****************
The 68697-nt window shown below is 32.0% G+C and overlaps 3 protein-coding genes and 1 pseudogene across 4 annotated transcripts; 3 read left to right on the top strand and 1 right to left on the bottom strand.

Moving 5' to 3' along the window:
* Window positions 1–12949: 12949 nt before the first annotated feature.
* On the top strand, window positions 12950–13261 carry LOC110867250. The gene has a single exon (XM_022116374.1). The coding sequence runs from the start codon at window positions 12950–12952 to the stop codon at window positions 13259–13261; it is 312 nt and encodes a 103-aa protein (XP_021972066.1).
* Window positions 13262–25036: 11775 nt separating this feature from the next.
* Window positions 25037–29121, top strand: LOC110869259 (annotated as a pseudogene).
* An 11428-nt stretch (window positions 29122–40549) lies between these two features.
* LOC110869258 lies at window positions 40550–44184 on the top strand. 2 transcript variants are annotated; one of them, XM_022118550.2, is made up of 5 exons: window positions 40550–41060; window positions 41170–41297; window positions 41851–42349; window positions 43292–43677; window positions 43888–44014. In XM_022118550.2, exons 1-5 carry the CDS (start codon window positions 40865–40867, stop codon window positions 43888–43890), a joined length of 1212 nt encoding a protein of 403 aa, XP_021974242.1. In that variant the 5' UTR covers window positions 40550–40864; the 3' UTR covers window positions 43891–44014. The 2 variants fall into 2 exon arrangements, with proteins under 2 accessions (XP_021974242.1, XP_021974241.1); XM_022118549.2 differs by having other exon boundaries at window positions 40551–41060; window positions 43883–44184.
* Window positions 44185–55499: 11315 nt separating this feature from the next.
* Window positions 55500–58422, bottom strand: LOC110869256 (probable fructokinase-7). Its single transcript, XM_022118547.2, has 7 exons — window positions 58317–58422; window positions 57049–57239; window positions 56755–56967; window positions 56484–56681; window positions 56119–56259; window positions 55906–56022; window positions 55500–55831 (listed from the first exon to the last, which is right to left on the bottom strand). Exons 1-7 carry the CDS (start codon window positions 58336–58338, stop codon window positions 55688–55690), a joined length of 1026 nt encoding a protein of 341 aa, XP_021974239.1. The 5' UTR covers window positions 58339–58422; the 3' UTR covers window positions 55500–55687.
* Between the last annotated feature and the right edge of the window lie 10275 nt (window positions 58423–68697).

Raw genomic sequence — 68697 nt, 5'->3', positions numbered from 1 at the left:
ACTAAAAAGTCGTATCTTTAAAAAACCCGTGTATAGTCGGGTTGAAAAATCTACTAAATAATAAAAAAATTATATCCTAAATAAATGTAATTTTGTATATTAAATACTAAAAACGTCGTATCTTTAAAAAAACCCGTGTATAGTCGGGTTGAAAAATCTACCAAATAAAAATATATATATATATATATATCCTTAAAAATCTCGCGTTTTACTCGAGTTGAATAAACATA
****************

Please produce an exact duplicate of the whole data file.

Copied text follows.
The 68697-nt window shown below is 32.0% G+C and overlaps 3 protein-coding genes and 1 pseudogene across 4 annotated transcripts; 3 read left to right on the top strand and 1 right to left on the bottom strand.

Moving 5' to 3' along the window:
* Window positions 1–12949: 12949 nt before the first annotated feature.
* On the top strand, window positions 12950–13261 carry LOC110867250. The gene has a single exon (XM_022116374.1). The coding sequence runs from the start codon at window positions 12950–12952 to the stop codon at window positions 13259–13261; it is 312 nt and encodes a 103-aa protein (XP_021972066.1).
* Window positions 13262–25036: 11775 nt separating this feature from the next.
* Window positions 25037–29121, top strand: LOC110869259 (annotated as a pseudogene).
* An 11428-nt stretch (window positions 29122–40549) lies between these two features.
* LOC110869258 lies at window positions 40550–44184 on the top strand. 2 transcript variants are annotated; one of them, XM_022118550.2, is made up of 5 exons: window positions 40550–41060; window positions 41170–41297; window positions 41851–42349; window positions 43292–43677; window positions 43888–44014. In XM_022118550.2, exons 1-5 carry the CDS (start codon window positions 40865–40867, stop codon window positions 43888–43890), a joined length of 1212 nt encoding a protein of 403 aa, XP_021974242.1. In that variant the 5' UTR covers window positions 40550–40864; the 3' UTR covers window positions 43891–44014. The 2 variants fall into 2 exon arrangements, with proteins under 2 accessions (XP_021974242.1, XP_021974241.1); XM_022118549.2 differs by having other exon boundaries at window positions 40551–41060; window positions 43883–44184.
* Window positions 44185–55499: 11315 nt separating this feature from the next.
* Window positions 55500–58422, bottom strand: LOC110869256 (probable fructokinase-7). Its single transcript, XM_022118547.2, has 7 exons — window positions 58317–58422; window positions 57049–57239; window positions 56755–56967; window positions 56484–56681; window positions 56119–56259; window positions 55906–56022; window positions 55500–55831 (listed from the first exon to the last, which is right to left on the bottom strand). Exons 1-7 carry the CDS (start codon window positions 58336–58338, stop codon window positions 55688–55690), a joined length of 1026 nt encoding a protein of 341 aa, XP_021974239.1. The 5' UTR covers window positions 58339–58422; the 3' UTR covers window positions 55500–55687.
* Between the last annotated feature and the right edge of the window lie 10275 nt (window positions 58423–68697).

Raw genomic sequence — 68697 nt, 5'->3', positions numbered from 1 at the left:
ACTAAAAAGTCGTATCTTTAAAAAACCCGTGTATAGTCGGGTTGAAAAATCTACTAAATAATAAAAAAATTATATCCTAAATAAATGTAATTTTGTATATTAAATACTAAAAACGTCGTATCTTTAAAAAAACCCGTGTATAGTCGGGTTGAAAAATCTACCAAATAAAAATATATATATATATATATATCCTTAAAAATCTCGCGTTTTACTCGAGTTGAATAAACATA